The fundamentals tell Stefan Ioannou, mining analyst with Haywood Securities, that the outlook is good for copper and zinc in the midterm, while for nickel, stronger-for-longer is the watchword. In this interview with The Gold Report, he warns that nickel’s price is unlikely to cycle up before 2017. For all three metals, producers are the safest bet, but some splashy exploration plays could have the biggest payoff.
The Gold Report: In October, Haywood Securities revised its prices for several commodities and predicted that copper prices should remain strong in the short term, zinc prices should strengthen over the medium term, and nickel would remain a long-term price play. Can you recap the fundamentals for each metal, starting with copper?
Stefan Ioannou: Because it is so widely used, copper is the master of the base metals. All base metal prices have been stressed this year, due to global economic uncertainty. Despite some week-to-week and month-to-month volatility, copper prices have generally stayed in the $3.25 to $3.35/pound ($3.35/lb) range.
“Concern over a near-term surplus in copper supply has kept the price from going higher.”
Concern over a near-term surplus in copper supply has kept the price from going higher. Over H1/13, London Metals Exchange (LME) inventories increased over 100,000 tonnes (100 Kt), venturing north of 600 Kt. Year-to-date, net LME inventories are up 40%. Many market forecasters still predict 2013 net surpluses of over 250 Kt.
TGR: Yet the Chinese are paying a premium of $0.08 to $0.10/lb in Shanghai.
SI: LME inventories are just one piece of the pie. There also are the Shanghai inventories, in-house inventories held by producers and inventories in what are called Chinese bonded warehouses.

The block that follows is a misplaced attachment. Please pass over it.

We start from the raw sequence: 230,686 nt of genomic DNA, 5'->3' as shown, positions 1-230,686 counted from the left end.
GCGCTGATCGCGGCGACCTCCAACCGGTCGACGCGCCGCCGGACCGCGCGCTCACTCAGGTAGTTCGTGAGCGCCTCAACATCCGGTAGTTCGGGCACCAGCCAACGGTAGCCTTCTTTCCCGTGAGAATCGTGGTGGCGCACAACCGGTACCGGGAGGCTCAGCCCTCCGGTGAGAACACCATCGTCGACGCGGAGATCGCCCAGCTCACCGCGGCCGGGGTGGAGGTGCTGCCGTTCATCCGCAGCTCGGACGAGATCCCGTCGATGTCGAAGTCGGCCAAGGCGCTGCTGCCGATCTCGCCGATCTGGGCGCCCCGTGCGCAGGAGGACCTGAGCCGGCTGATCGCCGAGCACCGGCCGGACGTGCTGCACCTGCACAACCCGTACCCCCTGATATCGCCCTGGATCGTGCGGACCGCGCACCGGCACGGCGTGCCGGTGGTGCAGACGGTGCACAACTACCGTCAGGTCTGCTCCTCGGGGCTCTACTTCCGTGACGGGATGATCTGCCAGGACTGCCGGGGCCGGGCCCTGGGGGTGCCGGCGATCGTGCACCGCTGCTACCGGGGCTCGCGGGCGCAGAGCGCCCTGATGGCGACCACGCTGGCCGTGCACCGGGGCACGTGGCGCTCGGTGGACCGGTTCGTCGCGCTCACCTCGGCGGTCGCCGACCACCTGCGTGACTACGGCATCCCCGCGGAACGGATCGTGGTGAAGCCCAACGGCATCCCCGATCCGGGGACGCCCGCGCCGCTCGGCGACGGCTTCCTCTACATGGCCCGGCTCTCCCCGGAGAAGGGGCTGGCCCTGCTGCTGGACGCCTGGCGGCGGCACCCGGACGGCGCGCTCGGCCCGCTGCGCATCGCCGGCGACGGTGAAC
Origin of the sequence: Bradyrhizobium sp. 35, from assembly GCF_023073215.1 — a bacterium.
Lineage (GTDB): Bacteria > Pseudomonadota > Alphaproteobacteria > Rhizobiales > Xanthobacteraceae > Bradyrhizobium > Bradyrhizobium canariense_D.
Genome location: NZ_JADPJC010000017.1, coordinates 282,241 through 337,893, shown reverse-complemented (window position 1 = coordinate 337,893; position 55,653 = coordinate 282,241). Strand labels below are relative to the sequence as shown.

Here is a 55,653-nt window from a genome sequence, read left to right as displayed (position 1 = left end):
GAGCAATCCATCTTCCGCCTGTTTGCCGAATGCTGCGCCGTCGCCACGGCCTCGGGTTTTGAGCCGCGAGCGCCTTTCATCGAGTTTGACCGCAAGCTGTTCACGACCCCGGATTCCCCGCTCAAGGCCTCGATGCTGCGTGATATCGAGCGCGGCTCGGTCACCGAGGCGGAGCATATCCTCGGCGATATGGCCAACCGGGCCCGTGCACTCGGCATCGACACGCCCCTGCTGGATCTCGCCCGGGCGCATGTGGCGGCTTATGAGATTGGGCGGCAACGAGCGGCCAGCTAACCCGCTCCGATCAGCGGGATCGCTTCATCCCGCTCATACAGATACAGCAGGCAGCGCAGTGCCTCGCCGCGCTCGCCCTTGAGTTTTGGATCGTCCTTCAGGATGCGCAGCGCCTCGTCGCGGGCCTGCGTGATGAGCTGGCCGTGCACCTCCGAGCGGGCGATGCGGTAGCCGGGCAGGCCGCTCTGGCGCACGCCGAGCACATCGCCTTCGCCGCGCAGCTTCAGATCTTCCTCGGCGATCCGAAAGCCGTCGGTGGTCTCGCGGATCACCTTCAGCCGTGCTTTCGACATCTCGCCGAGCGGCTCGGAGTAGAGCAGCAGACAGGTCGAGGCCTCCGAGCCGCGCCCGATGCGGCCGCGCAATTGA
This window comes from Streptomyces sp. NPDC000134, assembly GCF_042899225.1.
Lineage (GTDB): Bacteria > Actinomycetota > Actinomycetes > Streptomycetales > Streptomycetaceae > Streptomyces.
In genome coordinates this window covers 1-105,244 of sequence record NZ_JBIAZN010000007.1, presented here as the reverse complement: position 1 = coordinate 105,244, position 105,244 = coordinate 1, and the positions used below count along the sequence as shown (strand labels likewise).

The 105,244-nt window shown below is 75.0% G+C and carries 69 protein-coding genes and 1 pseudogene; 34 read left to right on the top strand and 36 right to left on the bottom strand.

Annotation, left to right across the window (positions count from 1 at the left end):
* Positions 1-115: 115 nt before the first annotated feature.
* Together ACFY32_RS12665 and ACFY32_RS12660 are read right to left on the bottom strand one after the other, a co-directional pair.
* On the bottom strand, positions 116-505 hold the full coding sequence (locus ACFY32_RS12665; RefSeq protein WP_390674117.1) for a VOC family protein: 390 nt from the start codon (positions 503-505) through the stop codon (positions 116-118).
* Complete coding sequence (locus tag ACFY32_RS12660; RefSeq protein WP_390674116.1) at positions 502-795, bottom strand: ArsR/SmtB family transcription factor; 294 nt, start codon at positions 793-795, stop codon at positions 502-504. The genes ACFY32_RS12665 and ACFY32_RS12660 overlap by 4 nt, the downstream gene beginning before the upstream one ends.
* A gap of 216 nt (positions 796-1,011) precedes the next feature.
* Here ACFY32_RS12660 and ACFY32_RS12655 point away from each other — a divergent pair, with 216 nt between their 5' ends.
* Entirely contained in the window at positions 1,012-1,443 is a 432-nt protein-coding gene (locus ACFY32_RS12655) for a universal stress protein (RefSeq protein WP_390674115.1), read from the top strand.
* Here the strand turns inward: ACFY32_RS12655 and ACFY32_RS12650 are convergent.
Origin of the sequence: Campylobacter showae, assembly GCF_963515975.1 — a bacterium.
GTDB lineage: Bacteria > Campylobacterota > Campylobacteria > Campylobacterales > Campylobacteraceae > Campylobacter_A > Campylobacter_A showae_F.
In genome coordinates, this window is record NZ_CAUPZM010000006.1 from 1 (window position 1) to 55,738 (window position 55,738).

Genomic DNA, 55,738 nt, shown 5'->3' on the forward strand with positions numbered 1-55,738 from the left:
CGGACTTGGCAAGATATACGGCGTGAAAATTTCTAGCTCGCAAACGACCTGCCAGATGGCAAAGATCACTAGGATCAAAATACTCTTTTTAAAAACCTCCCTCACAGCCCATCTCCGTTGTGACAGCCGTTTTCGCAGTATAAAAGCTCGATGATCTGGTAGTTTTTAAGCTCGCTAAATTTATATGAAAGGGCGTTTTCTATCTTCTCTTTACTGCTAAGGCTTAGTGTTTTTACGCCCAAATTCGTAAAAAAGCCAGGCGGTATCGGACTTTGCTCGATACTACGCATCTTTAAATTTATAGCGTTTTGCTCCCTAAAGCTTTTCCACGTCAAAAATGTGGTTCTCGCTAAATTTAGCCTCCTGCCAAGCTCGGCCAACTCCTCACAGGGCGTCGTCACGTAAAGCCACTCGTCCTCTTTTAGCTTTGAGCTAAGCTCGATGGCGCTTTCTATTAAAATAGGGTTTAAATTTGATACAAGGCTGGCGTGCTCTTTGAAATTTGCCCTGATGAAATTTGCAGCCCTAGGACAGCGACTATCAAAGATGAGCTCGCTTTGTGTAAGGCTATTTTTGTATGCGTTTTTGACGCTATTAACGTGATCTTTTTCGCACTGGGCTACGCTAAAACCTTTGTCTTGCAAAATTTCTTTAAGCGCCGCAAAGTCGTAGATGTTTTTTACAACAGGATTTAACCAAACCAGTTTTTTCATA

Data through September suggest that, while LME inventories have been up 100 Kt, the Chinese bonded warehouse inventories are down 700 to 800 Kt, implying a net deficit on the order of 600 Kt. That paints a very different picture.
Of course, we don’t know how the copper moving out of the Chinese bonded warehouses is being used. Is it going into manufactured goods, used as finance collateral, or just being stored elsewhere? Furthermore, recent data pertaining to the month of October suggests Chinese bonded warehouse inventories have since rebounded by 150 to 200 Kt.
TGR: What are the fundamentals for zinc?
SI: Zinc inventories on the LME reached an all-time high of 1.2 million tons (1.2 Mt) in 2013 and remain very high. In the short term there’s a lot of zinc out there for consumption.
“A number of very large zinc mines are poised to end production over the next two or three years simply because they’ve run their course.”
The key thing underpinning the zinc story is an anticipated shortfall on the supply side. The zinc space differs from the copper space in that a lot of production comes from smaller mines. Over the years, that has created a fragmented industry.
A number of very large zinc mines are poised to end production over the next two or three years simply because they’ve run their course. That will take 10–11% of global zinc production offstream. The current list of timely advanced-stage development projects doesn’t come close to filling that gap.
Today, zinc is $0.85/lb, but there is a strong argument that as we move into 2015 and especially by 2016, zinc prices could be well north of $1.50/lb.
TGR: That would be something. What about nickel?
SI: Nickel is a longer-term story. In 2007, nickel ran up to $25/lb. That price spike sparked the rise of nickel pig iron production, which is nickel made from lateritic ores. It’s a sub-grade product, but can be used in certain types of steel manufacturing in place of higher-cost nickel. When nickel pig iron came on strong, it drove the nickel price down.